Calibre makes progress in Nicaragua

Marc Cianci (third from left), Calibre Mining's senior project geologist, with colleagues at the Eastern Borosi gold project in Nicaragua. Source: Calibre Mining Marc Cianci (third from left), Calibre Mining's senior project geologist, with colleagues at the Eastern Borosi gold project in Nicaragua. Source: Calibre Mining

By trish Saywell

For a junior exploration company with shares trading at just 9.5¢, Calibre Mining (TSXV: CXB; US-OTC: CXBMF) is making pretty decent headway at its projects in Nicaragua.

The junior released drill results from two projects, the first from its wholly owned Montes de Oro project in the country’s Siuna district, and the second from its Eastern Borosi project, which is being financed under a 2014 option agreement with Iamgold (TSX: IMG; NYSE: IAG).

At Montes de Oro — a gold-copper-silver-zinc discovery — assay results from four drill holes of its planned 11-hole, 2,500-metre drill program include 12.3 metres grading 2.42 grams gold per tonne in hole 15-7, 2.6 metres grading 5.71 grams gold in 15-3 and 1.7 metres grading 8.20 grams gold in drill hole 15-2.

“We are seeing excellent gold grades associated with the sulphide mineralization,” Greg Smith, the company’s president and CEO, wrote in an email to The Northern Miner from the field.  

Montes de Oro is 10 km north of the La Luz mine, which produced 17.1 million tonnes of ore grading 4.14 grams gold per tonne for 2.3 million oz. gold of historic production. About 1 km south of La Luz, Calibre’s Cerro Aeropuerto gold-silver deposit has an inferred resource of 6 million tonnes averaging 3.64 grams gold per tonne and 16.16 grams silver per tonne for 707,750 contained oz. gold and 3.1 million contained oz. silver.

The company believes that the higher gold grades at Montes de Oro are closely related to an increase in overall sulphides and vein density, and that these zones are reflected in the induced polarization geophysical anomaly measuring 300 by 500 metres, which it outlined in the first quarter. 

Meanwhile, in its 2015 exploration program with partner Iamgold at the Eastern Borosi gold-silver project in northeastern Nicaragua, drilling at the Blag vein system has extended and defined mineralization on three targets: Main Blag, the East Dome and the Santos trend, all of which remain open at depth and along strike. East Dome is 500 metres east of Main Blag, while the Santos trend is 1,000 metres west of Main Blag.

Drilling at Main Blag returned 5.4 metres grading 2.99 grams gold and 31.6 grams silver, while drilling on the East Dome intersected 19.2 metres grading 1.11 grams gold and 223.4 grams silver, as well as 9.4 metres grading 488.6 grams silver and 0.69 gram gold. Highlights from the Santos trend include 4.7 metres of 7.84 grams gold and 6 grams silver, and 5.7 metres grading 2.18 grams gold and 3 grams silver.

“Drilling by Calibre and our partner Iamgold has intersected high-grade gold and silver mineralization in several zones,” Smith says. “Recent results have included stepout drill holes, which are following up on our success in 2014, and first-pass drilling of new targets with particularly good results from the Main Blag and East Dome targets.”

The Eastern Borosi project hosts gold-silver resources in two deposits and a series of well-defined, low-sulphidation epithermal gold-silver targets. Previous work there, including detailed soil sampling and trenching, has identified 25 more targets in the Blag area alone.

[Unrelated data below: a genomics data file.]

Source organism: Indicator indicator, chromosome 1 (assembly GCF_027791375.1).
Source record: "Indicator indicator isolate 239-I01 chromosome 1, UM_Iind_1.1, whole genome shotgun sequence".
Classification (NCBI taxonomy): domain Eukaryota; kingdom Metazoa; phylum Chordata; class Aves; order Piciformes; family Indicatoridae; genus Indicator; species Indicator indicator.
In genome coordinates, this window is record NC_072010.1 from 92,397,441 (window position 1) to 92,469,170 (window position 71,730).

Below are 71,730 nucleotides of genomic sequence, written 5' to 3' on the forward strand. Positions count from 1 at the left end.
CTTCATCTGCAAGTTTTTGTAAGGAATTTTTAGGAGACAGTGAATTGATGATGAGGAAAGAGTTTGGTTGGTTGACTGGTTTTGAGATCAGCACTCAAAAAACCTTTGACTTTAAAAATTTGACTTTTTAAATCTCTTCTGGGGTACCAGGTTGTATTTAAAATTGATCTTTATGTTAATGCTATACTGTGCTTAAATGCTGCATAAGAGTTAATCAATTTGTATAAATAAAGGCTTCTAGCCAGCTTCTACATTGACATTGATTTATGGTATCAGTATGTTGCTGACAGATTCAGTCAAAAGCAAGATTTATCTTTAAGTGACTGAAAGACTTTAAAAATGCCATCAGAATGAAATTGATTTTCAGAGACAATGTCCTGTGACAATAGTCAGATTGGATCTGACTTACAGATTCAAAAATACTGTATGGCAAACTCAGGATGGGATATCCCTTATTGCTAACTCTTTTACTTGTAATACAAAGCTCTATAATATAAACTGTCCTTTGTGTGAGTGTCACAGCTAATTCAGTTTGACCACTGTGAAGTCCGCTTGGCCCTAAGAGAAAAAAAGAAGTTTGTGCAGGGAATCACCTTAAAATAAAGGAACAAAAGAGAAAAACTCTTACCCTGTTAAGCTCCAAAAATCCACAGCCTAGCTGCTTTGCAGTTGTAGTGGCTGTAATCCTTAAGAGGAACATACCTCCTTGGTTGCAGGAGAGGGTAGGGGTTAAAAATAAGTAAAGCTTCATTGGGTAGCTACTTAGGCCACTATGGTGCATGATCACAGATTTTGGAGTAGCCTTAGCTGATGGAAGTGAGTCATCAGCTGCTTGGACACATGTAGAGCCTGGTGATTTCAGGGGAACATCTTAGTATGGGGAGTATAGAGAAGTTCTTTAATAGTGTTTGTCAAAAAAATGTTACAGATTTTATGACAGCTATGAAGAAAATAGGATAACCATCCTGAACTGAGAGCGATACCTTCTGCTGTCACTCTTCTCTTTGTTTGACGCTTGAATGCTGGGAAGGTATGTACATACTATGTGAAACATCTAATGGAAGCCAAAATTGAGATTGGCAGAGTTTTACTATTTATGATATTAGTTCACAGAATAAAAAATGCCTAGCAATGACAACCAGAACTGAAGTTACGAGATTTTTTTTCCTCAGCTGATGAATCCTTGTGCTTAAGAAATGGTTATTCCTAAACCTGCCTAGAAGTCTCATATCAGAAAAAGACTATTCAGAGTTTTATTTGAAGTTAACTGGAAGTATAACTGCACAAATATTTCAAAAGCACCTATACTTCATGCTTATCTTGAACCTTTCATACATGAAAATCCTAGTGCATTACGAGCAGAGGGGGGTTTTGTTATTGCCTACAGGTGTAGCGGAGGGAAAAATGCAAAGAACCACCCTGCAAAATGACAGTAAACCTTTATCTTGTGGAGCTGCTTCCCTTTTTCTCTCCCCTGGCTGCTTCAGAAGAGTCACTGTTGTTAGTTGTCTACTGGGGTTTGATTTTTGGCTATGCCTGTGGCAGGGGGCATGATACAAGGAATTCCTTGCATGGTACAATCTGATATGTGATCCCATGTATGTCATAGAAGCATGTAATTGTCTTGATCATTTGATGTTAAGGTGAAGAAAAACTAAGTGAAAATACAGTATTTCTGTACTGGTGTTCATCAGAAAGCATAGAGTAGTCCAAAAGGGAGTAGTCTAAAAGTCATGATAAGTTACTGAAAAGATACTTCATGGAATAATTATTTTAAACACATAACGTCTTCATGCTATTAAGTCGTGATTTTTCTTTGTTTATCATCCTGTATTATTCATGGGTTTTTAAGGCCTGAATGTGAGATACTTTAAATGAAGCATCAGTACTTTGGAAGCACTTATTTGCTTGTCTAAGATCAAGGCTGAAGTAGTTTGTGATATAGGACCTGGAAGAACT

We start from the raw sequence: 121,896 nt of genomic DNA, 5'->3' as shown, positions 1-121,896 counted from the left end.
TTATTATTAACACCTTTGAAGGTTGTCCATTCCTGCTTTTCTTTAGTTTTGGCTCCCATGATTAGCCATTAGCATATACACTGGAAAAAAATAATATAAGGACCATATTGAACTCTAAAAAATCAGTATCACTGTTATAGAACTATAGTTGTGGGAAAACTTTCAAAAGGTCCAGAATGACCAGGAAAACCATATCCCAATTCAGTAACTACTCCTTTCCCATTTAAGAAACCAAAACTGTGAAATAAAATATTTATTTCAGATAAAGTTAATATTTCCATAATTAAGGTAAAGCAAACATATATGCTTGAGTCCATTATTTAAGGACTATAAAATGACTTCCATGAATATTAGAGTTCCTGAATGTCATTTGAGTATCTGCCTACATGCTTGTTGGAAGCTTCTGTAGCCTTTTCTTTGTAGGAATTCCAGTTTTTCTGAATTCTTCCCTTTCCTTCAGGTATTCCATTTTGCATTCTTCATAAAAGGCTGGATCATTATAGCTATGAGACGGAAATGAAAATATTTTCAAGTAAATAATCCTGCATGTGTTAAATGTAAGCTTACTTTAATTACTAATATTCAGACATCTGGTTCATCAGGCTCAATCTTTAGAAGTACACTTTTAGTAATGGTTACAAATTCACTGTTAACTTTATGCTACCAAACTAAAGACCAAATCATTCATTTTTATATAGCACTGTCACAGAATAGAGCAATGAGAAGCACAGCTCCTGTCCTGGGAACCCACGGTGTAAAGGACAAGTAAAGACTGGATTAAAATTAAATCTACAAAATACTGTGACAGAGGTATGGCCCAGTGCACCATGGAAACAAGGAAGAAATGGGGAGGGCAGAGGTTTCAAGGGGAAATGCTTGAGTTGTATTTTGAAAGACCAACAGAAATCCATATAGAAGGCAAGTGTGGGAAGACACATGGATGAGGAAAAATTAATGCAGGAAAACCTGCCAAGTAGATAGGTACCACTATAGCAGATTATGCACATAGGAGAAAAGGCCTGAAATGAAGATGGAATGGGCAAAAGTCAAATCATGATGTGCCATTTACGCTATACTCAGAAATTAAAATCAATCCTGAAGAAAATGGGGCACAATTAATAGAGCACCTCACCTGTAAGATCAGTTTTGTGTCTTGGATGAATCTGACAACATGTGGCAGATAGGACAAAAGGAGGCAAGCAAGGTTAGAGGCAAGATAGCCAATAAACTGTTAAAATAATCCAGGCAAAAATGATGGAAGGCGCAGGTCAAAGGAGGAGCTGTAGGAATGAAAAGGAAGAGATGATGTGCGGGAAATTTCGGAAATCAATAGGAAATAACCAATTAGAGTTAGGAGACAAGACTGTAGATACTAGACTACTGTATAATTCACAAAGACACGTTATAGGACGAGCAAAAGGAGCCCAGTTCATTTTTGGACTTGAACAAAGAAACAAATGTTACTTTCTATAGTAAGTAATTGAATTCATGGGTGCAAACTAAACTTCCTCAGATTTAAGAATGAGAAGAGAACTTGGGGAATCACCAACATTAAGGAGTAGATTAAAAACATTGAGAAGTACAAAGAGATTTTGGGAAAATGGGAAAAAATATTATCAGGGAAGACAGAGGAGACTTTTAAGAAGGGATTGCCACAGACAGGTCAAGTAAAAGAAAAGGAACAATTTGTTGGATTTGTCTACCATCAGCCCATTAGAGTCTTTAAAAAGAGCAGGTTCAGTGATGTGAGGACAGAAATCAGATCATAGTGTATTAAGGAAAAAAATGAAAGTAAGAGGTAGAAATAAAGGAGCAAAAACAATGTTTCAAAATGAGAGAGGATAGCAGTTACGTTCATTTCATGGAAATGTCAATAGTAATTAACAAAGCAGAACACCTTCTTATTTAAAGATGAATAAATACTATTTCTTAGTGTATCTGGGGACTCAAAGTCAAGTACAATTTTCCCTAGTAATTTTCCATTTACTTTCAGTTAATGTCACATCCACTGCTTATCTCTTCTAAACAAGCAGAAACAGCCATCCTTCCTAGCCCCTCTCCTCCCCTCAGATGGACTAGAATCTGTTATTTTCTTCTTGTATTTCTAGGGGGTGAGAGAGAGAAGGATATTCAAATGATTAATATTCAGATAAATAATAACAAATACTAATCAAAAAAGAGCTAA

Iamgold can earn a 51% interest in the 176 sq. km project within the Borosi concessions by spending US$5 million in exploration and making US$450,000 in payments to Calibre by May 2017. Iamgold could earn a 70% interest in the project if it invests US$10.9 million. (The mid-tier producer has five operating gold mines on three continents.)

Calibre also has a joint-venture exploration program in Nicaragua  with B2Gold (TSX: BTO; NYSE-MKT: BTG), the largest gold producer in the country. The JV covers 322 sq. km of concessions that include the Primavera gold-copper porphyry discovery and the Minnesota gold zone. 

B2Gold has already earned a 51% interest in the concessions by spending $8 million. The two companies have also entered into an agreement that grants B2Gold an option to acquire a further 19% interest by spending another $6 million on the project over three years. (B2Gold has two gold mines in Nicaragua and one in the Philippines, plus a portfolio of development and exploration assets.)

Calibre has also optioned the 33.6 sq. km Rosita gold-copper-silver project to Alder Resources (TSXV: ALR), a Toronto-based junior exploration company. Alder has an option to acquire 65% of the Rosita D concession in northeastern Nicaragua, 275 km northeast of the capital Managua. A historic open-pit mine on the property called Santa Rita produced 305 million lb. copper, 177,000 oz. gold and 2.6 million oz. silver.

In 2012, Calibre calculated an inferred resource for Santa Rita of 7.95 million tonnes grading 0.6% copper, 0.46 gram gold per tonne and 9.2 grams silver per tonne. The company has also identified a high-grade copper-gold-silver zone at the Bambana target on the property, with a 12.1-metre intercept averaging 5.2% copper, 4.40 grams gold and 144 grams silver.

Major shareholders in the company are B2Gold (13.5%), Pierre Lassonde (11.2%) and management (9%).

According to Calibre’s most recent corporate presentation in June, gold was Nicaragua’s number-one export in 2013, and the precious metal has helped the country’s economy grow by 4% annually in recent years. Nicaragua’s annual gold production has doubled in the past four years, Calibre states, and the country has “supportive mining laws and a favourable tax regime.” It also notes that the Economist Intelligence Unit ranks Nicaragua as one of the safest countries in Central America.


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